14 Never Heard Facts About The Giant Coconut Crab

The coconut crab (Birgus latro) is an arthropod with an interesting biology. This monstrous being is also called as thief crab because of its desire for stealing shiny objects from houses and tents. It is famous as a land crustacean and the heaviest terrestrial arthropod that exists. It weighs anywhere between 5 and 9 kilograms. Their natural habitat is in the islands of the Pacific and Indian Ocean, with the largest population on Christmas Island in the Indian Ocean. They are spread across islands and in different colors that vary between violet, purple and brown.

Welcome…Meet the coconut crab, a coconut opening arthropod and its incredible facts…

1 Areas of presence

 Giant Coconut Crab

The coconut crab is found in places like Christmas Island in Australia, and in the areas from the Indian Ocean to the west of the Pacific Ocean. They are also spread across a large number of islands in the Indian and central Pacific Oceans, hiding in burrows and crevices near the coast. Their life span may reach up to 60 years.

2 Lives of Coconut Crabs

Video Credit: Anke Heldmann

The coconut crabs are the largest terrestrial arthropods. In some places they are famous as crab-thief-of-coconuts or coconut crab (in English), as they are strong enough to climb coconut trees and steal coconuts. In addition, the crabs can also make holes in them, with their powerful claws. This makes it easier for them to taste the inner side of the coconut. These crabs can live from 10 to 30 years.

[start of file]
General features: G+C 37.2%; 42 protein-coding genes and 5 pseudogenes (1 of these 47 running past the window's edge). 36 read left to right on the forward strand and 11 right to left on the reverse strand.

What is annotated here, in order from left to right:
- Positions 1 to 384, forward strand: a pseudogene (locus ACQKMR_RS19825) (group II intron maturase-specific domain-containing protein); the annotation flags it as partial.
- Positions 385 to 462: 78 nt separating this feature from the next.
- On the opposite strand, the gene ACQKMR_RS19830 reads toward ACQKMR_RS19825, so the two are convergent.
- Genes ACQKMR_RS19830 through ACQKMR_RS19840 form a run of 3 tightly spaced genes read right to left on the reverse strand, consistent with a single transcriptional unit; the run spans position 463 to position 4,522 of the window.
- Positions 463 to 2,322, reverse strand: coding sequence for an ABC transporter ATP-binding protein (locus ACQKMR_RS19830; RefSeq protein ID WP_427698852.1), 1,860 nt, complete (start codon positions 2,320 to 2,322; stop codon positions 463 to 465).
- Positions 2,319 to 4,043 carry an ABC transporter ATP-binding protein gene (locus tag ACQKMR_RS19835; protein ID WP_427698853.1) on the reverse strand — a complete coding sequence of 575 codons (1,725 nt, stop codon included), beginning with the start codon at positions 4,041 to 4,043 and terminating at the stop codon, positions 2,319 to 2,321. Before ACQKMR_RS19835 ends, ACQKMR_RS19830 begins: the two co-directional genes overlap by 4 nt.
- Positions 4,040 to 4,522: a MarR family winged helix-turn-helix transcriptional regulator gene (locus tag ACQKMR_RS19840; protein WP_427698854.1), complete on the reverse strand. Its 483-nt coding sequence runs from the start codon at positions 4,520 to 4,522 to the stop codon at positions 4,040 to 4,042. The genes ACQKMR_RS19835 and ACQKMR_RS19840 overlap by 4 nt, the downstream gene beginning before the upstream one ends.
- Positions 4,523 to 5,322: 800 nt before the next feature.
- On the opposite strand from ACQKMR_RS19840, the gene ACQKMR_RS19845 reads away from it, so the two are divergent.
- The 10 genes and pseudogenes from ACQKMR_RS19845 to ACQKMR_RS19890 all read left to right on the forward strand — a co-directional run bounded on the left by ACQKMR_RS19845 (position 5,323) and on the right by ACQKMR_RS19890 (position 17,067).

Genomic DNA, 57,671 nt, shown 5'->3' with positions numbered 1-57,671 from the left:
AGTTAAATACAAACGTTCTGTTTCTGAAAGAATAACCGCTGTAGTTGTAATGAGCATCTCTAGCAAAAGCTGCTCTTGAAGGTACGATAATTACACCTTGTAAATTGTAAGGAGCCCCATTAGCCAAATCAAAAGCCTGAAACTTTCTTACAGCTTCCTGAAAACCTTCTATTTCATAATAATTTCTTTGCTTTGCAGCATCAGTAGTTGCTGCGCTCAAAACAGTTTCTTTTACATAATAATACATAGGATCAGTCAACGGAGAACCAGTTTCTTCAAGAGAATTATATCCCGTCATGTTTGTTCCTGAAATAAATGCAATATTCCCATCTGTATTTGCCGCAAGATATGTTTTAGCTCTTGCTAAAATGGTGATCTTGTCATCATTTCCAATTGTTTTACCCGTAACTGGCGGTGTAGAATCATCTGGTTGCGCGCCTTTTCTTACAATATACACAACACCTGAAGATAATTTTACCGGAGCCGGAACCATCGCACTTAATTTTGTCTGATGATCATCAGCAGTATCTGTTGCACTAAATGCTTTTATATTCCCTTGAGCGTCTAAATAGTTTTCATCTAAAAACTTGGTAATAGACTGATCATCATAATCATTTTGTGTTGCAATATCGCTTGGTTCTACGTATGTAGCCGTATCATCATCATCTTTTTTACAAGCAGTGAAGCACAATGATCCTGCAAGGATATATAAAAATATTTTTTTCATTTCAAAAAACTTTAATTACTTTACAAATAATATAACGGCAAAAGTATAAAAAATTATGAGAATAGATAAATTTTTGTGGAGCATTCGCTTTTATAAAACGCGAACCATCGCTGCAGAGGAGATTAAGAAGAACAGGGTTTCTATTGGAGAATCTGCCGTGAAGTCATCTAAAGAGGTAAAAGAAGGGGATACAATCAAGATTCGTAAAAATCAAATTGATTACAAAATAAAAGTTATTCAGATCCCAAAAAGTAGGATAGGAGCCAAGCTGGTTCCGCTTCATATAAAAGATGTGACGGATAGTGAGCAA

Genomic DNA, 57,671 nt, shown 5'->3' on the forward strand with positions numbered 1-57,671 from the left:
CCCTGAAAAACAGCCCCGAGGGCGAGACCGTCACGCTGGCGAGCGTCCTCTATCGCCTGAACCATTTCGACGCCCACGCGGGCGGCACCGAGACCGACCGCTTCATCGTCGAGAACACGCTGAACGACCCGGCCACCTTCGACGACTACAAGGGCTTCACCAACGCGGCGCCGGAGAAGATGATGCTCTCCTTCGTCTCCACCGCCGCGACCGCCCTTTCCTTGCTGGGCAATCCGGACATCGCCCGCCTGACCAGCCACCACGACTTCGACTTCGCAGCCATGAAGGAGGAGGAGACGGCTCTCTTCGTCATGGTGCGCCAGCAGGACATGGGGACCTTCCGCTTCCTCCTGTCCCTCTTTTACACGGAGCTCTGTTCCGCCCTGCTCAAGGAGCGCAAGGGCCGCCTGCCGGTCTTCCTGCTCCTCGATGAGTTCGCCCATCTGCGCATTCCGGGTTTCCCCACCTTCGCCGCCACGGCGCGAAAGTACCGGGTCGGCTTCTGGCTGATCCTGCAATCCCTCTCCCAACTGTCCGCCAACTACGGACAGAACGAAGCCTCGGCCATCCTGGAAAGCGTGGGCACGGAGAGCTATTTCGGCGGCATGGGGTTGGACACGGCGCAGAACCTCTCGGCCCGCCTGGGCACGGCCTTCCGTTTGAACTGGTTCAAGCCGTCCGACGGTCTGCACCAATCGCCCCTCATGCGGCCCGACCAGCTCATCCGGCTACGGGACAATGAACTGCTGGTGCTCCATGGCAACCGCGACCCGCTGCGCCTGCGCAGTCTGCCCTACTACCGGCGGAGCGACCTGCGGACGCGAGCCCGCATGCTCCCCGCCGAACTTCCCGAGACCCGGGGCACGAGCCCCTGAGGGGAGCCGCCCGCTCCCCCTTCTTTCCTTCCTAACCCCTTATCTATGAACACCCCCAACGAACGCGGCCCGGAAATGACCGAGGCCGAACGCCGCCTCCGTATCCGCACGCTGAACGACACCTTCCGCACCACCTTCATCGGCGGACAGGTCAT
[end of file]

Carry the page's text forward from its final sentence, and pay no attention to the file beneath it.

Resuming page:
These crabs cannot swim, once they are out of their larval state. They drown if they accidentally fall into the water. The branchiostegal lung is their organ of breathing, an organ that is something like a cross between gills and lungs. They are animals with nocturnal habits, and this is why they are hardly caught stealing during the day.

3 Dimensions and Size

 Giant Coconut Crab facts

These crabs are giant creatures spanning as long as 1 meter and weighing as much as 17 kilos. This is really spectacular considering the fact that it is an earthly arthropod. Larger specimens can be found in the aquatic environment. The males are much larger than the females. In addition, they come in a wide range of colors, ranging from red to blue.